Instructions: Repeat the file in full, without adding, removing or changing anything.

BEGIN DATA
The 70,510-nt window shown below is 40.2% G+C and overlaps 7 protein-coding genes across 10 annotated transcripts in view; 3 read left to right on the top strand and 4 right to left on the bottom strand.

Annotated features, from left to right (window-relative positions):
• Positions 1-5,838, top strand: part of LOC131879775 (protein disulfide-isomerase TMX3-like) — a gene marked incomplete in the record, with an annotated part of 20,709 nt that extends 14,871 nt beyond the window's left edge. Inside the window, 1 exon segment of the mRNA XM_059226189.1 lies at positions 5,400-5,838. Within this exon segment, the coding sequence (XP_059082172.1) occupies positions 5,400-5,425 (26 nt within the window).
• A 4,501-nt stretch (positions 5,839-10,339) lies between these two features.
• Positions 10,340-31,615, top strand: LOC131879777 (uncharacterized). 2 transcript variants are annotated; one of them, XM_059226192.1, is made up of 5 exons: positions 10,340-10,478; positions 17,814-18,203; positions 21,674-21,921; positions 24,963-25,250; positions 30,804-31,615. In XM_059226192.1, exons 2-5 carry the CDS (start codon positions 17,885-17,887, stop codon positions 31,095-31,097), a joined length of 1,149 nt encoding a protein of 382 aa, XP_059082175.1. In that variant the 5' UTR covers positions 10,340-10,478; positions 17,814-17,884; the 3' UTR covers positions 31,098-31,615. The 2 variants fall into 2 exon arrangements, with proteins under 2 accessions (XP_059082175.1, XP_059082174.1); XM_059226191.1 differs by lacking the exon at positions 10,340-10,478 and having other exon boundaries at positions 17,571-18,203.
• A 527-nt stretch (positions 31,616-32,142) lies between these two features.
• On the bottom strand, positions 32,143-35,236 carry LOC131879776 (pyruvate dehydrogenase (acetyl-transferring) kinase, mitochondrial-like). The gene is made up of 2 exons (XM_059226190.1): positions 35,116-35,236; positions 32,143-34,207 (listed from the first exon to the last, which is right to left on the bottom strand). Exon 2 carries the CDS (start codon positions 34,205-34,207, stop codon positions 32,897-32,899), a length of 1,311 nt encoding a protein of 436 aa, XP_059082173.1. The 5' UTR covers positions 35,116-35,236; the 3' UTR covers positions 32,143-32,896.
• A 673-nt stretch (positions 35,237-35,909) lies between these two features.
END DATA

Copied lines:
The 70,510-nt window shown below is 40.2% G+C and overlaps 7 protein-coding genes across 10 annotated transcripts in view; 3 read left to right on the top strand and 4 right to left on the bottom strand.

Annotated features, from left to right (window-relative positions):
• Positions 1-5,838, top strand: part of LOC131879775 (protein disulfide-isomerase TMX3-like) — a gene marked incomplete in the record, with an annotated part of 20,709 nt that extends 14,871 nt beyond the window's left edge. Inside the window, 1 exon segment of the mRNA XM_059226189.1 lies at positions 5,400-5,838. Within this exon segment, the coding sequence (XP_059082172.1) occupies positions 5,400-5,425 (26 nt within the window).
• A 4,501-nt stretch (positions 5,839-10,339) lies between these two features.
• Positions 10,340-31,615, top strand: LOC131879777 (uncharacterized). 2 transcript variants are annotated; one of them, XM_059226192.1, is made up of 5 exons: positions 10,340-10,478; positions 17,814-18,203; positions 21,674-21,921; positions 24,963-25,250; positions 30,804-31,615. In XM_059226192.1, exons 2-5 carry the CDS (start codon positions 17,885-17,887, stop codon positions 31,095-31,097), a joined length of 1,149 nt encoding a protein of 382 aa, XP_059082175.1. In that variant the 5' UTR covers positions 10,340-10,478; positions 17,814-17,884; the 3' UTR covers positions 31,098-31,615. The 2 variants fall into 2 exon arrangements, with proteins under 2 accessions (XP_059082175.1, XP_059082174.1); XM_059226191.1 differs by lacking the exon at positions 10,340-10,478 and having other exon boundaries at positions 17,571-18,203.
• A 527-nt stretch (positions 31,616-32,142) lies between these two features.
• On the bottom strand, positions 32,143-35,236 carry LOC131879776 (pyruvate dehydrogenase (acetyl-transferring) kinase, mitochondrial-like). The gene is made up of 2 exons (XM_059226190.1): positions 35,116-35,236; positions 32,143-34,207 (listed from the first exon to the last, which is right to left on the bottom strand). Exon 2 carries the CDS (start codon positions 34,205-34,207, stop codon positions 32,897-32,899), a length of 1,311 nt encoding a protein of 436 aa, XP_059082173.1. The 5' UTR covers positions 35,116-35,236; the 3' UTR covers positions 32,143-32,896.
• A 673-nt stretch (positions 35,237-35,909) lies between these two features.